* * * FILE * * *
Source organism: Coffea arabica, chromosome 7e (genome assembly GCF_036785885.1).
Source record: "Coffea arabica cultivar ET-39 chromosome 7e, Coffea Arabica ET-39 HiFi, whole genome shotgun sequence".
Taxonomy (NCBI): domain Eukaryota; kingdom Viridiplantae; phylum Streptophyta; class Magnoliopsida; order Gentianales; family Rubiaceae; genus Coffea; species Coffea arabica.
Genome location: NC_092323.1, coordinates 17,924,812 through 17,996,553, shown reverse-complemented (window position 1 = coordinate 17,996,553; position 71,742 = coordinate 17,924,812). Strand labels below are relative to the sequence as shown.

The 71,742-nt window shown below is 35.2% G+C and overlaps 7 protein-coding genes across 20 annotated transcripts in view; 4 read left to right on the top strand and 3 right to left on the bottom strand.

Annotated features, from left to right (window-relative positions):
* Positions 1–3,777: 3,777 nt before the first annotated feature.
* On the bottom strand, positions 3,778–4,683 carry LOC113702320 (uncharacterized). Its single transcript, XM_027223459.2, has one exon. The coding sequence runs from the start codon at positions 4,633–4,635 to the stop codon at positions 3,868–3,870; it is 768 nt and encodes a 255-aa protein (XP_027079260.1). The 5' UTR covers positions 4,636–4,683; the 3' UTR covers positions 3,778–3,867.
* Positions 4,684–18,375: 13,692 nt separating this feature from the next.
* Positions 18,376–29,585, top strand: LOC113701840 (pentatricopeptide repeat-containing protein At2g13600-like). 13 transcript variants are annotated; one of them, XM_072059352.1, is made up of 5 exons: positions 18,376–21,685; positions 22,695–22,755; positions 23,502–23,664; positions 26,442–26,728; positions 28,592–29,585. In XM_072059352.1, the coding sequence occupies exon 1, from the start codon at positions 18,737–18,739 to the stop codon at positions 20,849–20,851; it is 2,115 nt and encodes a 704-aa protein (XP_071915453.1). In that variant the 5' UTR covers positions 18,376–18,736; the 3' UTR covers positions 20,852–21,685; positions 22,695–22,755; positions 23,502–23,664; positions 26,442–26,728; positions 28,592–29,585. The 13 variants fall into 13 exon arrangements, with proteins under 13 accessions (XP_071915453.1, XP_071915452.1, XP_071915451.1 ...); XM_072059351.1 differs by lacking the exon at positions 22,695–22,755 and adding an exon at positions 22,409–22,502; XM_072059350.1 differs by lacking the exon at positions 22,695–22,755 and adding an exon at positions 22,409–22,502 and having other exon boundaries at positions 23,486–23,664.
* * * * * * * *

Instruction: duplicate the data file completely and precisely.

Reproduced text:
Source organism: Coffea arabica, chromosome 7e (genome assembly GCF_036785885.1).
Source record: "Coffea arabica cultivar ET-39 chromosome 7e, Coffea Arabica ET-39 HiFi, whole genome shotgun sequence".
Taxonomy (NCBI): domain Eukaryota; kingdom Viridiplantae; phylum Streptophyta; class Magnoliopsida; order Gentianales; family Rubiaceae; genus Coffea; species Coffea arabica.
Genome location: NC_092323.1, coordinates 17,924,812 through 17,996,553, shown reverse-complemented (window position 1 = coordinate 17,996,553; position 71,742 = coordinate 17,924,812). Strand labels below are relative to the sequence as shown.

The 71,742-nt window shown below is 35.2% G+C and overlaps 7 protein-coding genes across 20 annotated transcripts in view; 4 read left to right on the top strand and 3 right to left on the bottom strand.

Annotated features, from left to right (window-relative positions):
* Positions 1–3,777: 3,777 nt before the first annotated feature.
* On the bottom strand, positions 3,778–4,683 carry LOC113702320 (uncharacterized). Its single transcript, XM_027223459.2, has one exon. The coding sequence runs from the start codon at positions 4,633–4,635 to the stop codon at positions 3,868–3,870; it is 768 nt and encodes a 255-aa protein (XP_027079260.1). The 5' UTR covers positions 4,636–4,683; the 3' UTR covers positions 3,778–3,867.
* Positions 4,684–18,375: 13,692 nt separating this feature from the next.
* Positions 18,376–29,585, top strand: LOC113701840 (pentatricopeptide repeat-containing protein At2g13600-like). 13 transcript variants are annotated; one of them, XM_072059352.1, is made up of 5 exons: positions 18,376–21,685; positions 22,695–22,755; positions 23,502–23,664; positions 26,442–26,728; positions 28,592–29,585. In XM_072059352.1, the coding sequence occupies exon 1, from the start codon at positions 18,737–18,739 to the stop codon at positions 20,849–20,851; it is 2,115 nt and encodes a 704-aa protein (XP_071915453.1). In that variant the 5' UTR covers positions 18,376–18,736; the 3' UTR covers positions 20,852–21,685; positions 22,695–22,755; positions 23,502–23,664; positions 26,442–26,728; positions 28,592–29,585. The 13 variants fall into 13 exon arrangements, with proteins under 13 accessions (XP_071915453.1, XP_071915452.1, XP_071915451.1 ...); XM_072059351.1 differs by lacking the exon at positions 22,695–22,755 and adding an exon at positions 22,409–22,502; XM_072059350.1 differs by lacking the exon at positions 22,695–22,755 and adding an exon at positions 22,409–22,502 and having other exon boundaries at positions 23,486–23,664.